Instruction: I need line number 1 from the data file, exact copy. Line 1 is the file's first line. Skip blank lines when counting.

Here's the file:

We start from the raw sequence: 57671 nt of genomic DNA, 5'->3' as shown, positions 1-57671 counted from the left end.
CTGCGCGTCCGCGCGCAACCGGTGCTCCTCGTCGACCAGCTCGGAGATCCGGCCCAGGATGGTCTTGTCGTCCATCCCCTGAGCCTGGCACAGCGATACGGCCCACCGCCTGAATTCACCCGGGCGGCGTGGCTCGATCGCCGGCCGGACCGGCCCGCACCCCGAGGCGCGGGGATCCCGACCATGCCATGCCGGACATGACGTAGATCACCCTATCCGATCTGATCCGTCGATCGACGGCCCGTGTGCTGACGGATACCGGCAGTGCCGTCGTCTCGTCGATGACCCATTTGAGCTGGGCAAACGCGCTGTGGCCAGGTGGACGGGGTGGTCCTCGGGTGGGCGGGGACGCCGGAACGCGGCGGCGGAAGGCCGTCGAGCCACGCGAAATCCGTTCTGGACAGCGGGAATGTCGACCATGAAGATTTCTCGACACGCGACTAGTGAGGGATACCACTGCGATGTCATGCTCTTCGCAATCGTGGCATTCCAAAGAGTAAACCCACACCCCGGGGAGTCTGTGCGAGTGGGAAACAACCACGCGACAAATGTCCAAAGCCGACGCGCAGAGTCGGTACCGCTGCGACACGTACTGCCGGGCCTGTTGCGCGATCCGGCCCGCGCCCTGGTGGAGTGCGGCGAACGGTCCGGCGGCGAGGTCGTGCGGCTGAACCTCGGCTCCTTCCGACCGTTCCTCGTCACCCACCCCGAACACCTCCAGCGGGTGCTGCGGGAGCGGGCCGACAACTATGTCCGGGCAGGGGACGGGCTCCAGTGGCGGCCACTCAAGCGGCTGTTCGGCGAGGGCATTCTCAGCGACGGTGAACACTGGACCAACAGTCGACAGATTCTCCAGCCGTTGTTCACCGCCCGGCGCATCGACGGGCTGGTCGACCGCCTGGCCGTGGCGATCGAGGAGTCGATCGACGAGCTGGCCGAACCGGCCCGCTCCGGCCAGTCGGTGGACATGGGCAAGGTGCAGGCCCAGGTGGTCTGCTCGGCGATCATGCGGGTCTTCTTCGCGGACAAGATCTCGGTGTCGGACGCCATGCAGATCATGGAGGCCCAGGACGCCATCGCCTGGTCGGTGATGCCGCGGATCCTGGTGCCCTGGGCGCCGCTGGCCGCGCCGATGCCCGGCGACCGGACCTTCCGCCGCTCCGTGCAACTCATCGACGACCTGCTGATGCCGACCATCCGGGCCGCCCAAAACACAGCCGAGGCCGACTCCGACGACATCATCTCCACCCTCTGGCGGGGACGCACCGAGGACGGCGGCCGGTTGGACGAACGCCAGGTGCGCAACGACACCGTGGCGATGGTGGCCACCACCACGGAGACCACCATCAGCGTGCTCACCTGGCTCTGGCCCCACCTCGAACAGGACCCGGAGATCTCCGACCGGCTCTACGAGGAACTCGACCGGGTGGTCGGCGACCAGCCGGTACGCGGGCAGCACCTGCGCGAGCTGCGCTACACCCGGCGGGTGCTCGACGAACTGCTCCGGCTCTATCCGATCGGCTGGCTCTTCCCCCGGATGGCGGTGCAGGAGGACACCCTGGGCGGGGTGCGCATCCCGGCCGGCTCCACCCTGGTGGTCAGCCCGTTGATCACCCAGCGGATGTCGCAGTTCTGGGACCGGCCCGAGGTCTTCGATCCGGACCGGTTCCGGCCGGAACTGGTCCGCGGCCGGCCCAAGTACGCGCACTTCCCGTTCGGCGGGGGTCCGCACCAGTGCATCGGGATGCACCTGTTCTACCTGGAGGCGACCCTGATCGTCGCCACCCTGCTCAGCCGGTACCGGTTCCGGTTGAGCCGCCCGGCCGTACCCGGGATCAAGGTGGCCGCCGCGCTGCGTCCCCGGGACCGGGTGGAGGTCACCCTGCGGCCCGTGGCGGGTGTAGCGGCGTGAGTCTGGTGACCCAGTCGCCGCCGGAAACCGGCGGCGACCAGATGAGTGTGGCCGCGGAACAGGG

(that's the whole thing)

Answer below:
We start from the raw sequence: 57671 nt of genomic DNA, 5'->3' as shown, positions 1-57671 counted from the left end.